Efficiency Program Drives Pickup Truck Sales Higher in Canada
A Canadian government program meant to encourage the buying of fuel efficient vehicles, like hybrids and small cars, has also increased sales of pickup trucks.
Pickups are exempt from Canada's 5-month old 'eco-AUTO' initiative, which uses 'feebates' to reward or punish buyers depending on a vehicle's fuel economy. The reason for the exclusion is that Canada's federal government considers most pickups to be work vehicles purchased out of necessity rather than voluntarily by consumers.
The green-vehicle effort provides government-funded rebates up to $2,000 CAD ($1,865 USD) for light trucks that achieve an average fuel economy of 8.3-liters per 1,000-kilometers (28-mpg) but hits gas guzzlers, like full size sport utility vehicles, with a tax penalty of up to $4,000 CAD ($3,729 USD) tacked onto the purchase price. This has motivated SUV shoppers to opt for a pickup truck instead.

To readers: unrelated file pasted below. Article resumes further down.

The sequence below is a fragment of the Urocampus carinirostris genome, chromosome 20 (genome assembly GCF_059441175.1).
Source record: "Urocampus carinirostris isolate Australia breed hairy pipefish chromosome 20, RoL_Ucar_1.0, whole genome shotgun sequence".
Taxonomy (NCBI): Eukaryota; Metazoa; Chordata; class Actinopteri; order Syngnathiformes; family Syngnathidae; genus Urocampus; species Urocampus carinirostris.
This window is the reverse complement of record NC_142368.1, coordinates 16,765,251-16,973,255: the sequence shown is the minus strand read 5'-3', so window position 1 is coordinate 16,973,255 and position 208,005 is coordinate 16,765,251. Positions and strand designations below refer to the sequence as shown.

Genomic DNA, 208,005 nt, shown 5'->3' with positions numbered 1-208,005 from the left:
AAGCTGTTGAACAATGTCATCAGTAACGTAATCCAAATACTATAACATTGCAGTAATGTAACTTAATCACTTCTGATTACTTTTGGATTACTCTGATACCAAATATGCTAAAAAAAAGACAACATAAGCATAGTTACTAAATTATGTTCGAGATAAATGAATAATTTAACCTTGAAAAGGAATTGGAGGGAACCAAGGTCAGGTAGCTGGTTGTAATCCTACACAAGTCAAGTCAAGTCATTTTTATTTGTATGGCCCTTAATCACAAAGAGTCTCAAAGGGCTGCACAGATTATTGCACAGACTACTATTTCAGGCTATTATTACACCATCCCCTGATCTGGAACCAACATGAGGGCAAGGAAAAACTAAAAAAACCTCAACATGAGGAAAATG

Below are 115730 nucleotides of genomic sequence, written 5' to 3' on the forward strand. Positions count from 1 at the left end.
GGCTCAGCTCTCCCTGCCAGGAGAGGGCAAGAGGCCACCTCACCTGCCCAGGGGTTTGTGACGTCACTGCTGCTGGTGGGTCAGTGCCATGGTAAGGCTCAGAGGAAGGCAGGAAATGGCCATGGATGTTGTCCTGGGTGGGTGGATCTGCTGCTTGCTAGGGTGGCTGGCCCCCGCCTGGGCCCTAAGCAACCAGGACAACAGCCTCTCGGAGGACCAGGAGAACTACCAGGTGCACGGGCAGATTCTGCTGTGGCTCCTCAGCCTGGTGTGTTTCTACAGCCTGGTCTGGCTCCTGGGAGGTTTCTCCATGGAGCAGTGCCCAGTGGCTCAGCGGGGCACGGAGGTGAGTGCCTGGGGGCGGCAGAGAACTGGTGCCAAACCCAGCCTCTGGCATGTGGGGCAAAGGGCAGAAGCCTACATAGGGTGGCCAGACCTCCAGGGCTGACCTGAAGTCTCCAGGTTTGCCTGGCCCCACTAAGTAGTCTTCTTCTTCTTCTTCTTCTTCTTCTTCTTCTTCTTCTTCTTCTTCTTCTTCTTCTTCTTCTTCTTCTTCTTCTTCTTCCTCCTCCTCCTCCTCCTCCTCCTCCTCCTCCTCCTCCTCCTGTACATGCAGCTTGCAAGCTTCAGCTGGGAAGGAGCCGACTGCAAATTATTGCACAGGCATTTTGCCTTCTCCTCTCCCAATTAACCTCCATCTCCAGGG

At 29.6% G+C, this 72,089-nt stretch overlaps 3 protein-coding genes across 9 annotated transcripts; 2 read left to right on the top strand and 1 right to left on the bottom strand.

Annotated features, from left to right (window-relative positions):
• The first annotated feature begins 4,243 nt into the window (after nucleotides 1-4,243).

"Leave a loophole and consumers and dealers will exploit it. [Pickups] provide all the utility of a large SUV and are not a major compromise on 'personal use' applications," says Dennis DesRosiers, president of DesRosiers Automotive Consultants Inc., based in Richmond Hill, Ontario.
According to DesRosiers, in a recently released report, eco-AUTO has reversed a prior, several-year downward trend in light truck sales since being passed as part of Canada's national budget in March 2007.
Canadian sales of light trucks - pickups and SUVs - have increased by 8.3% for the first seven months of 2007 over the same period last year. But the sales benefit for pickups becomes clear when light trucks are broken out by segment. Compact and midsize pickup sales are up 18%, while big SUV sales have declined by nearly the same amount - 18.2%.
Mr. DesRosiers thinks the entire eco-AUTO program should be scrapped in favor of an increase in Canada's fuel taxes to encourage conservation.